Puss In Boots, classified as tale type 545B by Aarne-Thompson, is probably the most famous of the animal helper tales. Straparola Piacevole published a story about a trickster cat in 1550, which was believed to have been derived from an oral tale. Giambattista Basile also included such a tale in his collection in 1634.
The story has been found in all parts of Europe, across Siberia, India, Indonesia, and the Philippines. It traveled with colonists and travelers from Europe to Africa and the Americas.
In 1695 Charles Perrault published Le Maistre Chat, or Le Chat Botté, (literally the “Master Cat” or "The Booted Cat"). This was a handwritten and illustrated manuscript about a cat who uses trickery and deceit to gain power, wealth, and the hand of a princess in marriage for his penniless and low-born master.
Le Maistre Chat first was translated into English by Robert Samber in 1729. This translation has been described as "faithful and straightforward, conveying attractively the concision, liveliness and gently ironic tone of Perrault's prose, which itself emulated the direct approach of oral narrative in its elegant simplicity."
The tale's immorality has provoked some concern about its influence on young minds. Perrault, a retired civil servant, composed his tales mainly to reinforce standards of civilized conduct in the upper-class French society, rather than to provide amusement for children.
The story is unusual in that the hero doesn’t really seem to deserve his good fortune. As well, although Puss is a king of con artists, he doesn’t appear to have a reason for helping the boy, neither is any reason given for his demand for the boots.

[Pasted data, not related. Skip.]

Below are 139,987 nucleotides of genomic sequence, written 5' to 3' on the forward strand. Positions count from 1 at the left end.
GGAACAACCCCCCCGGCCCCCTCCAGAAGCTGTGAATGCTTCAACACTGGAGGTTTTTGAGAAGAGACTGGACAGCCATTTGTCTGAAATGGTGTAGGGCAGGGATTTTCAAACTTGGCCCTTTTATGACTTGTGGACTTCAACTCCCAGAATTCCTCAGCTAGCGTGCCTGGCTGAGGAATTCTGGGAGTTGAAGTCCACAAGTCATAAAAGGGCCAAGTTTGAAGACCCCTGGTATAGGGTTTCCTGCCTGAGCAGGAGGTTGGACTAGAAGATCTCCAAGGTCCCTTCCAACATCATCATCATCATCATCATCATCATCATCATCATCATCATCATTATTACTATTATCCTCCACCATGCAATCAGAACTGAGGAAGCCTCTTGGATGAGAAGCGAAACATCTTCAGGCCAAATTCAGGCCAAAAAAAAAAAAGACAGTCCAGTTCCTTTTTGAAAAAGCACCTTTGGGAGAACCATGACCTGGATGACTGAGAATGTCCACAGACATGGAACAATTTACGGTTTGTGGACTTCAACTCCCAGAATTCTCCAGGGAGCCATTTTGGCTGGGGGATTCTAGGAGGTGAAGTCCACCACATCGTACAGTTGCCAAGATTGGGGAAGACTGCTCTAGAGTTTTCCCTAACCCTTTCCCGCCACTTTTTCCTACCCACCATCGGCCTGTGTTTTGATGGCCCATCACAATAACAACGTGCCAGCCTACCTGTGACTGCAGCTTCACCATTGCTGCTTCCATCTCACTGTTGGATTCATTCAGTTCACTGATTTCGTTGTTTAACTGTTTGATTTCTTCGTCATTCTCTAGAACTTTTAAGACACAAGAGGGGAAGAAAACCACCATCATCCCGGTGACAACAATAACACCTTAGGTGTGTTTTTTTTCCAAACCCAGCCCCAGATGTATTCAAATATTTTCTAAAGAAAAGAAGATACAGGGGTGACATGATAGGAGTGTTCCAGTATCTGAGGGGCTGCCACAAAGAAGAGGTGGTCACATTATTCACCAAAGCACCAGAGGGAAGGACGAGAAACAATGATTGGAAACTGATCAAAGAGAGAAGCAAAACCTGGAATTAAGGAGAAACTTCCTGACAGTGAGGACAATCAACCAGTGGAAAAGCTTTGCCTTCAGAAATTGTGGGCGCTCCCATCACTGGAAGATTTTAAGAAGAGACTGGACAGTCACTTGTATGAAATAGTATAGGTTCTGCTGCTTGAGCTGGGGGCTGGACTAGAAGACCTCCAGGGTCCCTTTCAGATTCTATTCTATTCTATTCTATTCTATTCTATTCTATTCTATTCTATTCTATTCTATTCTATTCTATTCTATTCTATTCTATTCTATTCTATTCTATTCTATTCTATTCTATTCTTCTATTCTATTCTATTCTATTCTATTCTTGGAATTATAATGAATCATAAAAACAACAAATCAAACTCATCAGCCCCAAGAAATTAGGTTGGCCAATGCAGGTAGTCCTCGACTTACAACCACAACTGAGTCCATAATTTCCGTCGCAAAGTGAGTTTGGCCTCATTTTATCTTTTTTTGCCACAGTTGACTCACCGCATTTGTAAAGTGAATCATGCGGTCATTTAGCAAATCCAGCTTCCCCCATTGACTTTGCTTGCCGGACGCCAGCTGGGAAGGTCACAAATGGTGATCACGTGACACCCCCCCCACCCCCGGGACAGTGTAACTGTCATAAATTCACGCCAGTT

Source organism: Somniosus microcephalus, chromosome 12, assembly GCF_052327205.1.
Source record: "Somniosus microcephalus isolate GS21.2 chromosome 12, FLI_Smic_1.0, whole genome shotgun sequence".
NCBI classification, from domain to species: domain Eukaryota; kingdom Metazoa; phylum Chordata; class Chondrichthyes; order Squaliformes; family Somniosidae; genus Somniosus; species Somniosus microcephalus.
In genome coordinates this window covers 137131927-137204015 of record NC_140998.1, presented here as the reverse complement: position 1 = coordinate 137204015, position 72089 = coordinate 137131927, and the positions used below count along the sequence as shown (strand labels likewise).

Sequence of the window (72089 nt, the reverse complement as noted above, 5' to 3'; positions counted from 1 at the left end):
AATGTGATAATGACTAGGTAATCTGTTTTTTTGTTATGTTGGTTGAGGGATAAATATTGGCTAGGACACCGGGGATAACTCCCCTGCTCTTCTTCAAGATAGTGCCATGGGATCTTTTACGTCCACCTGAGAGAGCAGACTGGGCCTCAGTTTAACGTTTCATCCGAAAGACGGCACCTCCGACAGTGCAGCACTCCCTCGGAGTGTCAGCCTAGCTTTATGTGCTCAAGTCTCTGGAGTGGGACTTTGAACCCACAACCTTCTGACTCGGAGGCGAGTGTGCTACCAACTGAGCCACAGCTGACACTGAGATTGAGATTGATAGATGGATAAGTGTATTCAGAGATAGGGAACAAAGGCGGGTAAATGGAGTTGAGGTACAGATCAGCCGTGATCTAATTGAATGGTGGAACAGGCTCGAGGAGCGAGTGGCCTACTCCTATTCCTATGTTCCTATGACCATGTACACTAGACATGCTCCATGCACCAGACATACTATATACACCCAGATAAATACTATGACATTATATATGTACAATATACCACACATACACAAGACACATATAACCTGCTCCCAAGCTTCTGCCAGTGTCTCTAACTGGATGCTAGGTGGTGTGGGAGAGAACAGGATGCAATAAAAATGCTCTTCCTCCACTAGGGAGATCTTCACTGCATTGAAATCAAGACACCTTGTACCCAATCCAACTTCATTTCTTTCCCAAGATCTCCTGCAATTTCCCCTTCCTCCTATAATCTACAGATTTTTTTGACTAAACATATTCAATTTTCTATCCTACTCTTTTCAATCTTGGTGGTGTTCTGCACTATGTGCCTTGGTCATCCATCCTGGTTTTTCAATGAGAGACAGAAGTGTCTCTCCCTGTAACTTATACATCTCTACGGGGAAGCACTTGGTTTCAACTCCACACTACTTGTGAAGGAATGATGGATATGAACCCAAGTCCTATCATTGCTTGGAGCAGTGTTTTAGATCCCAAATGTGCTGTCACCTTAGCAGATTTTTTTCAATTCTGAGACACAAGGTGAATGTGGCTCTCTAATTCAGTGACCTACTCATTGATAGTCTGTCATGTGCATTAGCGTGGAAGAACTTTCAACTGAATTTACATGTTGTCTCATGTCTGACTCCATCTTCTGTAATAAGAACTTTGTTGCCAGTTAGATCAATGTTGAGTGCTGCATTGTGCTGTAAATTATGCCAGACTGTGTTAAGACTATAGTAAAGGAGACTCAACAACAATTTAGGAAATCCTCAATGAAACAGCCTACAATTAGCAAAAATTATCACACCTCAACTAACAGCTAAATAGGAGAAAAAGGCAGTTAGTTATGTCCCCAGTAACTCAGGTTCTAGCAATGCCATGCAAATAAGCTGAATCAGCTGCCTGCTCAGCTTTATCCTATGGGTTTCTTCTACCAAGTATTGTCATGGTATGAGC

Bruno Bettelheim remarks that "the more simple and straightforward a good character in a fairy tale, the easier it is for a child to identify with it and to reject the bad other."
Amoral tales such as "Puss in Boots" build character, not by offering choices between good and bad, but by giving the child hope that even the meekest can survive.
Children can do little on their own, however fairy tales show them that ordinary events (such as befriending an animal) can lead to great things. It encourages children to believe and trust that even though it may not be recognized at the time, even small achievements can be important.
In the story of Puss In Boots, it is the cat who is brave, ambitious, and intelligent and it is only through his intervention that the hero is able to work up the social ladder. The cat has enough wit and manners to impress the king, the intelligence to defeat the ogre, and the skill to arrange a royal marriage for his low-born master.
George Cruikshank, illustrator of Dickens' novels and stories, was shocked that parents would allow their children to read Puss in Boots. He declared: "As it stood the tale was a succession of successful falsehoods—a clever lesson in lying!—a system of imposture rewarded with the greatest worldly advantages."
Critic Maria Tatar suggests that if the tale has any redeeming quality, "it has something to do with inspiring respect for those domestic creatures that hunt mice and look out for their masters."
The Story of Puss In Boots
Constantino Fortunato by Straparola Piacevole
The Poor Miller’s Boy and the Cat by the Brothers Grimm